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Review: Welcome, Caller, This is Chloe

April 30, 2012

Title: Welcome, Caller, This is Chloe
Author:  Shelley Coriell
Publisher: Amulet Books
Release Date: May 1, 2012
Format: ePub via NetGalley

Big-hearted Chloe Camden is the queen of her universe until her best friend shreds her reputation and her school counselor axes her junior independent study project. Chloe is forced to take on a meaningful project in order to pass, and so she joins her school’s struggling radio station, where the other students don’t find her too queenly. Ostracized by her former BFs and struggling with her beloved Grams’s mental deterioration, lonely Chloe ends up hosting a call-in show that gets the station much-needed publicity and, in the end, trouble. She also befriends radio techie and loner Duncan Moore, a quiet soul with a romantic heart. On and off the air, Chloe faces her loneliness and helps others find the fun and joy in everyday life. Readers will fall in love with Chloe as she falls in love with the radio station and the misfits who call it home.—from Goodreads

The hook that made me interested in this book is that a lot of the plot is centered on a high school radio station. As a girl with a father in the radio industry, I spent a lot of time in radio stations growing up. And, I thought it was a really different idea for a YA novel. Although radio is still definitely alive, there’s a lot of attention given to Spotify and Pandora and Internet radio. So the fact that this is set in an old-school radio station with a control board and a call screener and actual live shows instead of syndicated programming or audio-tracking, really intrigued me.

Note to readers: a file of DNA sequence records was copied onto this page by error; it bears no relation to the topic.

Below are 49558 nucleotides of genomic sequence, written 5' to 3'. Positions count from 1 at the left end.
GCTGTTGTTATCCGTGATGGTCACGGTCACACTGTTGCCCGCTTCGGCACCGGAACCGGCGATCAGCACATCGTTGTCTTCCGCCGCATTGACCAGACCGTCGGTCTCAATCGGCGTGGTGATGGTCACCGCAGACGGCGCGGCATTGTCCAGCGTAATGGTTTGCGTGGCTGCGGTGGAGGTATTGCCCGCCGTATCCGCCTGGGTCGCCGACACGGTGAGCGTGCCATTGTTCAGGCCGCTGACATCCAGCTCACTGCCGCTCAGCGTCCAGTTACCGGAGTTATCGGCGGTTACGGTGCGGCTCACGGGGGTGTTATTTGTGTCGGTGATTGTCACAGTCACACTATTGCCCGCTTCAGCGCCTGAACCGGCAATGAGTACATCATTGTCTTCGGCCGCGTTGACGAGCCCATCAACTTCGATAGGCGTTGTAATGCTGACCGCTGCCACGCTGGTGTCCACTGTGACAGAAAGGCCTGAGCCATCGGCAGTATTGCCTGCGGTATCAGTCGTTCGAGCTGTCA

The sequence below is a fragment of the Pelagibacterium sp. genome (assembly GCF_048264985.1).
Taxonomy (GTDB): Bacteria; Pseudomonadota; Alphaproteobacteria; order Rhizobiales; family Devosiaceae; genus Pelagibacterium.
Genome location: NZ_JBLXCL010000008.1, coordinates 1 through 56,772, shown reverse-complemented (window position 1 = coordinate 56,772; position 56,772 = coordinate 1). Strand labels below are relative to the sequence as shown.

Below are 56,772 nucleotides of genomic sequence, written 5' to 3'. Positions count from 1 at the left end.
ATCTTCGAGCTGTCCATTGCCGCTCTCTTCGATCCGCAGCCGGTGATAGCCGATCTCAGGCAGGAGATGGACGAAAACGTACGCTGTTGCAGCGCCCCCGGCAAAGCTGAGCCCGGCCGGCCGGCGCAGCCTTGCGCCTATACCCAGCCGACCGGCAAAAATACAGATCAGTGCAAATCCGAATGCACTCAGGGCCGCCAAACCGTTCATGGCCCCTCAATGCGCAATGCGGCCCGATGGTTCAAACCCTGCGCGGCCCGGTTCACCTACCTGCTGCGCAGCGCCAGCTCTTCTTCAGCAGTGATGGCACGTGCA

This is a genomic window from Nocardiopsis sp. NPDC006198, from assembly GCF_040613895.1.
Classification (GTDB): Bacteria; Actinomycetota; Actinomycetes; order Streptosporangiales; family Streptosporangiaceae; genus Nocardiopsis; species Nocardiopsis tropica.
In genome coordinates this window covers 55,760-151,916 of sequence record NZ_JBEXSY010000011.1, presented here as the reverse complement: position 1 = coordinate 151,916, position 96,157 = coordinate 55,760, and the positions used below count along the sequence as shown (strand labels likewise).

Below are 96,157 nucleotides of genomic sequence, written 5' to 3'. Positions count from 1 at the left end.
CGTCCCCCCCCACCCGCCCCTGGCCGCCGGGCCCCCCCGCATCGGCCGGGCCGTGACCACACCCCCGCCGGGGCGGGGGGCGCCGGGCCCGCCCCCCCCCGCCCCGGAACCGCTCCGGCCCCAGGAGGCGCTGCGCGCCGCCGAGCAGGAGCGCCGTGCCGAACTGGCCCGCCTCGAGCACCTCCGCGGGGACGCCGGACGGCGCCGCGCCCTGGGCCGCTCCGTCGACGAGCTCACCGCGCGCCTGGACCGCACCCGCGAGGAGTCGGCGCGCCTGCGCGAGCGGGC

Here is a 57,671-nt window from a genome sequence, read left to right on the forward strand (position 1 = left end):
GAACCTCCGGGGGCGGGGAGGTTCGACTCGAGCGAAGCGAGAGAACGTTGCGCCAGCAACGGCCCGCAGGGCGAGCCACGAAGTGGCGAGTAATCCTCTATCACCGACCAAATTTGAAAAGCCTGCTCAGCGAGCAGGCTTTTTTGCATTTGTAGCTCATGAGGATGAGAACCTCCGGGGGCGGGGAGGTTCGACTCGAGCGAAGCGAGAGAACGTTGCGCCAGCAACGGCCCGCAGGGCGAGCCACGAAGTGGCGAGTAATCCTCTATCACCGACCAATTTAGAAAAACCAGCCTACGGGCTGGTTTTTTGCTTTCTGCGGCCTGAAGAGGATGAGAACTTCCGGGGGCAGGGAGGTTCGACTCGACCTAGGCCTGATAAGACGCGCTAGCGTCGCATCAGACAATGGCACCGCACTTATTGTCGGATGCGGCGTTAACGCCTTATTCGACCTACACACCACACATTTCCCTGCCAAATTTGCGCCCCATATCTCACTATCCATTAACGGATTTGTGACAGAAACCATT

And although I never really connected with Chloe the way I wanted to (to be completely honest, I found her a little annoying), Welcome, Caller, This is Chloe is a really nice story about a girl learning to look beyond herself and pay attention to what’s going on with those around her—including her (former?) best friends, her family, and the new group of radio nerds she finds herself forced to work with.

And even though I didn’t adore Chloe—I found her a little cloying and did not understand her fixation on Duncan’s scarves—I really liked the journey she took. I loved the topics that Coriell chose to write about: divorce, drugs, teen pregnancy, the stress of family medical issues, and the pressure high school students face to start thinking about college and planning for a future when they don’t necessarily know themselves yet. Though that seems like a lot, Coriell writes about these topics subtley, never allowing the issues to overwhelm or overshadow the main story.

However, all of those topics coalesce in a way that allows Chloe realize that sometimes life isn’t about the beach and Mexican food and vintage shoes, and that there are more important things than being The Big Personality On Campus.

Overall, Welcome, Caller, This is Chloe is a quick, light read with a couple unpredictable moments and a whole lot of heart.

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